Here is a BSC article detailing the use of spray foam in creating an unvented attic. In it, building enclosure expert Chris Schumacher observes that "Unvented roof assemblies with ccSPF work well in all climate zones."

Icynene technical notes state that : "Average insulation contribution in a full fill stud wall:-2"x6" = R20."

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Source: Buildlng Science Corp. BSD-149

Foam board insulation bridging over wood members yields a higher R value for the whole wall than insulation only between the studs or rafters. However, R values are not measured that way; nor, AFAIK, are such structures accepted by Code officials as having a higher R Value than conventional wall or roof sections. Foam at the roof-- especially ccspf which is an air barrier at as little as 1" thickness--will seal most of the air leaks into the attic. But it doesn't seal where it's not sprayed.

If HVAC equipment is in the attic--one of Dr. Joe's Ten Dumb Things to do in the South--an unvented attic with insulation at (or over) the roof deck is the best way to go.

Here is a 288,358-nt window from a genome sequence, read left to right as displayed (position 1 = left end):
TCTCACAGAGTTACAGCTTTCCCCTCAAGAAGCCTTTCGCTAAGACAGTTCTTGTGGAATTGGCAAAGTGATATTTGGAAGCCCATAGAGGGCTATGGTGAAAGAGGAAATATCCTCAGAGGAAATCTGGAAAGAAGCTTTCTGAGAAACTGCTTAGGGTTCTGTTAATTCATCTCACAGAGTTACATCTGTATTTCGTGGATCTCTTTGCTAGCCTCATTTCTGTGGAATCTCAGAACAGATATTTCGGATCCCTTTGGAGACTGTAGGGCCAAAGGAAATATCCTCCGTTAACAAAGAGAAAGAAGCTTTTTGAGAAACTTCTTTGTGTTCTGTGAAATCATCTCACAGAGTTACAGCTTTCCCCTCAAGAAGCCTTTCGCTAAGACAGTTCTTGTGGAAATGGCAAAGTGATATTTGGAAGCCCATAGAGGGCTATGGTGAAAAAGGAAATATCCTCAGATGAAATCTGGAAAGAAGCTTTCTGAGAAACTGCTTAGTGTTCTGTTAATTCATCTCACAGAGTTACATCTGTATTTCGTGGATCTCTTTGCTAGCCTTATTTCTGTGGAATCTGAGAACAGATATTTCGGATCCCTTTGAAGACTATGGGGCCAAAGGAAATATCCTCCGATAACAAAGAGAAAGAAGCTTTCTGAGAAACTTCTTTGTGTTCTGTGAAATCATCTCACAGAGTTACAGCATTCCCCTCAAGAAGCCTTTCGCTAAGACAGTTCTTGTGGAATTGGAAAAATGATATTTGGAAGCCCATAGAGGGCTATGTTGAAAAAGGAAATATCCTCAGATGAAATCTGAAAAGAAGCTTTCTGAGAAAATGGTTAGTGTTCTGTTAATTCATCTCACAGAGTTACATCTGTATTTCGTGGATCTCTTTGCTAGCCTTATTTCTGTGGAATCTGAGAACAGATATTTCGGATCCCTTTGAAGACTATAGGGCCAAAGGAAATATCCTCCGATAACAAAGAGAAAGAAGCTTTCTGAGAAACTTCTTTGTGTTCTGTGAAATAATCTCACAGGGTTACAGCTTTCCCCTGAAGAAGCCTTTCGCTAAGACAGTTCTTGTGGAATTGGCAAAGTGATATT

Spray foam covering attic rafters. (And then some.) Source: Insulationcavity.com


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RE: Spray Foam Insulation in Attic

so what happens when the roof leaks and the closed cell
traps water between foam and roof decking?
understanding that at some time in the life of the
house the roof leaks..fact of life.

this was the question we put to Joe Lstbruk (sp)
at the classes we attended.

his words were:
in the south WHERE HOUSES DRY TO THE INSIDE
use of open cell foam is recommended.
up NORTH where HOUSES DRY TO THE OUTSIDE
closed cell foam is recommended.

not to argue with you worthy.
you know lots of stuff.
we face this same argument with each
new foam company that comes to town.

OP ..best of luck.


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RE: Spray Foam Insulation in Attic

"High density spray foam insulation due to its impermeability properties can be installed directly under roof decks in any climate zone without any additional provision for vapor diffusion resistance - including Climate Zones 5 or higher (see Map 1)." (emphasis added) Building Science Digests 102 Joseph Lstiburek